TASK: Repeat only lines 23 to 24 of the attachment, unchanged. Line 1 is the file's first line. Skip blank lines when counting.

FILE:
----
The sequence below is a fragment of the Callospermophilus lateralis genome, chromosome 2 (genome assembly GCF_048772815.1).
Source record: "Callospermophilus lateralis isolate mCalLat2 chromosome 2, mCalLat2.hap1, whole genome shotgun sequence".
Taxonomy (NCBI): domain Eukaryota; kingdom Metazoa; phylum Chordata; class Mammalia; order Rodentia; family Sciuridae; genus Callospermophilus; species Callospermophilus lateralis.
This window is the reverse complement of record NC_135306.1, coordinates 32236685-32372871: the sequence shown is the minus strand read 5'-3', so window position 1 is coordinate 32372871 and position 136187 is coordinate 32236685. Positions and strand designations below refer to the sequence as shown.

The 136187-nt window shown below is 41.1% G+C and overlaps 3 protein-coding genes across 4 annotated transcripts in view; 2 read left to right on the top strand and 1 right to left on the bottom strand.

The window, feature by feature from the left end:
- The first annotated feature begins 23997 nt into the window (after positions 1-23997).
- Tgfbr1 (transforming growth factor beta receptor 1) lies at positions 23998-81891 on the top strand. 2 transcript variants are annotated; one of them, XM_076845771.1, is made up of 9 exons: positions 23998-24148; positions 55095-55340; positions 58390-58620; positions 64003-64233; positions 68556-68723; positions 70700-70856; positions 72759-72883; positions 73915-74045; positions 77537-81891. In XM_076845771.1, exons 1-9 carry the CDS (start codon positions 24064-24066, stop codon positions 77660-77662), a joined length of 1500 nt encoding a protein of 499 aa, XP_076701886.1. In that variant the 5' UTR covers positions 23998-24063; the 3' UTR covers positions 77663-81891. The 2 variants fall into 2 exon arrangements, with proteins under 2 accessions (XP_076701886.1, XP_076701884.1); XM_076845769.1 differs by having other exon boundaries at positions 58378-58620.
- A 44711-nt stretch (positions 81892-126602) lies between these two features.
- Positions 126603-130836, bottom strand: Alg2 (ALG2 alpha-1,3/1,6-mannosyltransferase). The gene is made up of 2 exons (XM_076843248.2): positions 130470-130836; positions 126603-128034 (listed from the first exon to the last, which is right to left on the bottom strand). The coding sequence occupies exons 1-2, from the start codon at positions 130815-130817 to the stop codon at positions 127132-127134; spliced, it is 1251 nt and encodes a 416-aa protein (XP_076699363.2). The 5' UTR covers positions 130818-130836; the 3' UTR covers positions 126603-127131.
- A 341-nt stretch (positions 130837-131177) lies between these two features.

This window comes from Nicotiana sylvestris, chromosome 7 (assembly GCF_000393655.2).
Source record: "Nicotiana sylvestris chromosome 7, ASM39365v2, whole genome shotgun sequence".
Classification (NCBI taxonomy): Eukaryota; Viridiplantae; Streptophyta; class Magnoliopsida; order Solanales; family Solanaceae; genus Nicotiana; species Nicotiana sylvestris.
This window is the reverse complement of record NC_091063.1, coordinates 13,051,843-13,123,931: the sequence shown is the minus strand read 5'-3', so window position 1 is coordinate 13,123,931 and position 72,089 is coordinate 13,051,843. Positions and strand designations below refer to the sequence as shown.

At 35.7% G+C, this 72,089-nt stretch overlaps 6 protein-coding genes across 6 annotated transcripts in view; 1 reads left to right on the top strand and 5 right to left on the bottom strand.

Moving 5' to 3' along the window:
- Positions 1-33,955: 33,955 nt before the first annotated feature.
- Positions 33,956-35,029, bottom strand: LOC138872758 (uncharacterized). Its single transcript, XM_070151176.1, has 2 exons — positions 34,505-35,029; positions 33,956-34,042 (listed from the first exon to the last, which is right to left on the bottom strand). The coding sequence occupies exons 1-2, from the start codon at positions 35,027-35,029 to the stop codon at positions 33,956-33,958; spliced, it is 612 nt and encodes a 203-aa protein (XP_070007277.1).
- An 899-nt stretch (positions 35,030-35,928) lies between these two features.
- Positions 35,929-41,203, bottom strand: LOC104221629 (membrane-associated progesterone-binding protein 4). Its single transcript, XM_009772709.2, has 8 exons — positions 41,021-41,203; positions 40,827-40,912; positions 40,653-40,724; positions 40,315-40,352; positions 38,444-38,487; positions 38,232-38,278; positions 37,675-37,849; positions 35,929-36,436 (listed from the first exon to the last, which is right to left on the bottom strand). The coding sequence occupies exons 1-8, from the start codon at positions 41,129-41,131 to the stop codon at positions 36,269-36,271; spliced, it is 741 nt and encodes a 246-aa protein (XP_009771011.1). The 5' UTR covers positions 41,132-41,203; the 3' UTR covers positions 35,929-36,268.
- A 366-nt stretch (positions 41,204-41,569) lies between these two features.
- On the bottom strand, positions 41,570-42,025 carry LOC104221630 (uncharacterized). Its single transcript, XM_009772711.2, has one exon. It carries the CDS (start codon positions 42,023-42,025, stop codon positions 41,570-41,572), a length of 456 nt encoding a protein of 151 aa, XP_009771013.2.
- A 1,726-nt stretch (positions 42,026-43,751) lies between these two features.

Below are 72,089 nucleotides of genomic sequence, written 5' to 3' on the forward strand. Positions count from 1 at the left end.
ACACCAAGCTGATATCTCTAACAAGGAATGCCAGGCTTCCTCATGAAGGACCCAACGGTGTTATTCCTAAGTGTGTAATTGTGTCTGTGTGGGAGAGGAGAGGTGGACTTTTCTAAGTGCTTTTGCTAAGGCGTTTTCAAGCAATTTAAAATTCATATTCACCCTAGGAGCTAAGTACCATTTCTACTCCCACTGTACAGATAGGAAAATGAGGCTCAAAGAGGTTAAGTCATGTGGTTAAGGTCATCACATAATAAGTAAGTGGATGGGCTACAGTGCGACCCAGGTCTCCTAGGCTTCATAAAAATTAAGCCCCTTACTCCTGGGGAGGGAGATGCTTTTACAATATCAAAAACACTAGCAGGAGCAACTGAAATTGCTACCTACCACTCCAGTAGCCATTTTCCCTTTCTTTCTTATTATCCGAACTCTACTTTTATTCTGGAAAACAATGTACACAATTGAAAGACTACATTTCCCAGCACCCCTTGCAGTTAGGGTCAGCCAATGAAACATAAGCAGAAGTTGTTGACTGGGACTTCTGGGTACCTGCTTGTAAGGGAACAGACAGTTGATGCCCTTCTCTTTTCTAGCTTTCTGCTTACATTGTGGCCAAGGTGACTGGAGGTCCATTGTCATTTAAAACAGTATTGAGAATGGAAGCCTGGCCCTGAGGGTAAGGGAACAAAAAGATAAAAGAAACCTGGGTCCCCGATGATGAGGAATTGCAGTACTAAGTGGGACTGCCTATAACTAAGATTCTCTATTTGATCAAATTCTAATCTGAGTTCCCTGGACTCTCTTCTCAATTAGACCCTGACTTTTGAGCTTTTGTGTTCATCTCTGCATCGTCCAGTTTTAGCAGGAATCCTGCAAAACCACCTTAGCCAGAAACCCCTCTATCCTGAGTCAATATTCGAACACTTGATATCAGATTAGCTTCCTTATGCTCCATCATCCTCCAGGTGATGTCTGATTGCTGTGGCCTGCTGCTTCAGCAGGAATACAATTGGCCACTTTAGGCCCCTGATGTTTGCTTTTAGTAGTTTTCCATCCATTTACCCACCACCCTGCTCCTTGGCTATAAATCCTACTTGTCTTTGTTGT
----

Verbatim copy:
- On the bottom strand, positions 41,570-42,025 carry LOC104221630 (uncharacterized). Its single transcript, XM_009772711.2, has one exon. It carries the CDS (start codon positions 42,023-42,025, stop codon positions 41,570-41,572), a length of 456 nt encoding a protein of 151 aa, XP_009771013.2.
- A 1,726-nt stretch (positions 42,026-43,751) lies between these two features.